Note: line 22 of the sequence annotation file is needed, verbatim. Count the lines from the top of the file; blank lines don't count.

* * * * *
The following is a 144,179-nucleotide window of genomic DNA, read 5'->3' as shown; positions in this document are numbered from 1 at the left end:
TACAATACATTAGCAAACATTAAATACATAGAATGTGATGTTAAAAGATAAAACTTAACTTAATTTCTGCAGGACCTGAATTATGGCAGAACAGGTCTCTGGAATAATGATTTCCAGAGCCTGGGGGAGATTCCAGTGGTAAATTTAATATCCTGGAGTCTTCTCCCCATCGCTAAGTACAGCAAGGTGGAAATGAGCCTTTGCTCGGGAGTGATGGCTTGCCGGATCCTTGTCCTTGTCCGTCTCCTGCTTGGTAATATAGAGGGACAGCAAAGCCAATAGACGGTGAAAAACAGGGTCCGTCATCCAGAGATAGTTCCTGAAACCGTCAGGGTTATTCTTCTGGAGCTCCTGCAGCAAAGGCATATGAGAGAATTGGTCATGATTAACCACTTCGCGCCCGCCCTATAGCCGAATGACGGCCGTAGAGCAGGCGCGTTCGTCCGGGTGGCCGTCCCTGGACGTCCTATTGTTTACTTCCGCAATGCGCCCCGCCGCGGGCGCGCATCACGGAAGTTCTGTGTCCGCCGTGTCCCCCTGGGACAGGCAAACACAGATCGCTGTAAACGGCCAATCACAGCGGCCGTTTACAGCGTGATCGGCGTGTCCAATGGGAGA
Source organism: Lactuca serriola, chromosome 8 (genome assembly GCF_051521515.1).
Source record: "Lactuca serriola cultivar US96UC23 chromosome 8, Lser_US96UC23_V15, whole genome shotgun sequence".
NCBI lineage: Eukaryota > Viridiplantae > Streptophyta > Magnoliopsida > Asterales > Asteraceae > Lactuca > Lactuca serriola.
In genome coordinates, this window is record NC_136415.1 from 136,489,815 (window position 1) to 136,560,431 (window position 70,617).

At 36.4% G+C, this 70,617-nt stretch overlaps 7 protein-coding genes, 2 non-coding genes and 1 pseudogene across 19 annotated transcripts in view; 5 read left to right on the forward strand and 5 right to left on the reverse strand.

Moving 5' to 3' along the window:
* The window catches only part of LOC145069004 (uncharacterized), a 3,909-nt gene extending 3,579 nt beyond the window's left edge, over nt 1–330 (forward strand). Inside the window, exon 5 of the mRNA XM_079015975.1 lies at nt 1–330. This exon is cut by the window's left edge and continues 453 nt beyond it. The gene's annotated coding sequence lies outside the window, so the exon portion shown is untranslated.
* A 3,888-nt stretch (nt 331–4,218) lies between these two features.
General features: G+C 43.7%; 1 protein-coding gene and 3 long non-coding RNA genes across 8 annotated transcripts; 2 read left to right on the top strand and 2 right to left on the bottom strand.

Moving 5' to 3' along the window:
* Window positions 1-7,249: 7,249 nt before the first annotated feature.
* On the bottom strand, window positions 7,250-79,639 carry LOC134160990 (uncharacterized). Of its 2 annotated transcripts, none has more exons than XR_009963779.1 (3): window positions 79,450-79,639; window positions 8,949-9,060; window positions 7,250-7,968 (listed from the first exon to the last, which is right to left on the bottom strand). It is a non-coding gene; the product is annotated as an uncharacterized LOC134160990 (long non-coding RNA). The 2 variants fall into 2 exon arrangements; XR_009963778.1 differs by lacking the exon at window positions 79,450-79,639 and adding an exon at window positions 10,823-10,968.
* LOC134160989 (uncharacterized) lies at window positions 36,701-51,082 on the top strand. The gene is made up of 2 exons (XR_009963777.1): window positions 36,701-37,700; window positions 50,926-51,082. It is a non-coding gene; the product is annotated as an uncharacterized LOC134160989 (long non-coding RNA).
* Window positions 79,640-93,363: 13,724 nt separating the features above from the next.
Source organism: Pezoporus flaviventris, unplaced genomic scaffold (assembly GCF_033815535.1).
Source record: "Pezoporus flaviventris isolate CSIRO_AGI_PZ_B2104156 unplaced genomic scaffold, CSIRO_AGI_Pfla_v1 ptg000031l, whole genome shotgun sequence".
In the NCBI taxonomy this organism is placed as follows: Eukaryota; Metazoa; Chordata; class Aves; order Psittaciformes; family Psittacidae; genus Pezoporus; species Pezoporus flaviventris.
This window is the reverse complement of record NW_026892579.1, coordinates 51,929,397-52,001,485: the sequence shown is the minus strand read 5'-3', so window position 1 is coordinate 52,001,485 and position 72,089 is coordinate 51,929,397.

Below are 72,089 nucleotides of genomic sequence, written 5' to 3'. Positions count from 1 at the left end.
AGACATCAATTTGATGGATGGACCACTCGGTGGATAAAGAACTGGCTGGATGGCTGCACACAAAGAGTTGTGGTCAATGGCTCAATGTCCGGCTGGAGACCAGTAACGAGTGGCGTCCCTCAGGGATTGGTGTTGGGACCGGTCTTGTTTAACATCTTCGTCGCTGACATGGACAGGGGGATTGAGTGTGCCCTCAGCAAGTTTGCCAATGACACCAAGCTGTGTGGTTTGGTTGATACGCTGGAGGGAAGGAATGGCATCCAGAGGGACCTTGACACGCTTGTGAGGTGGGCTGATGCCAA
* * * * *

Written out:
AGACATCAATTTGATGGATGGACCACTCGGTGGATAAAGAACTGGCTGGATGGCTGCACACAAAGAGTTGTGGTCAATGGCTCAATGTCCGGCTGGAGACCAGTAACGAGTGGCGTCCCTCAGGGATTGGTGTTGGGACCGGTCTTGTTTAACATCTTCGTCGCTGACATGGACAGGGGGATTGAGTGTGCCCTCAGCAAGTTTGCCAATGACACCAAGCTGTGTGGTTTGGTTGATACGCTGGAGGGAAGGAATGGCATCCAGAGGGACCTTGACACGCTTGTGAGGTGGGCTGATGCCAA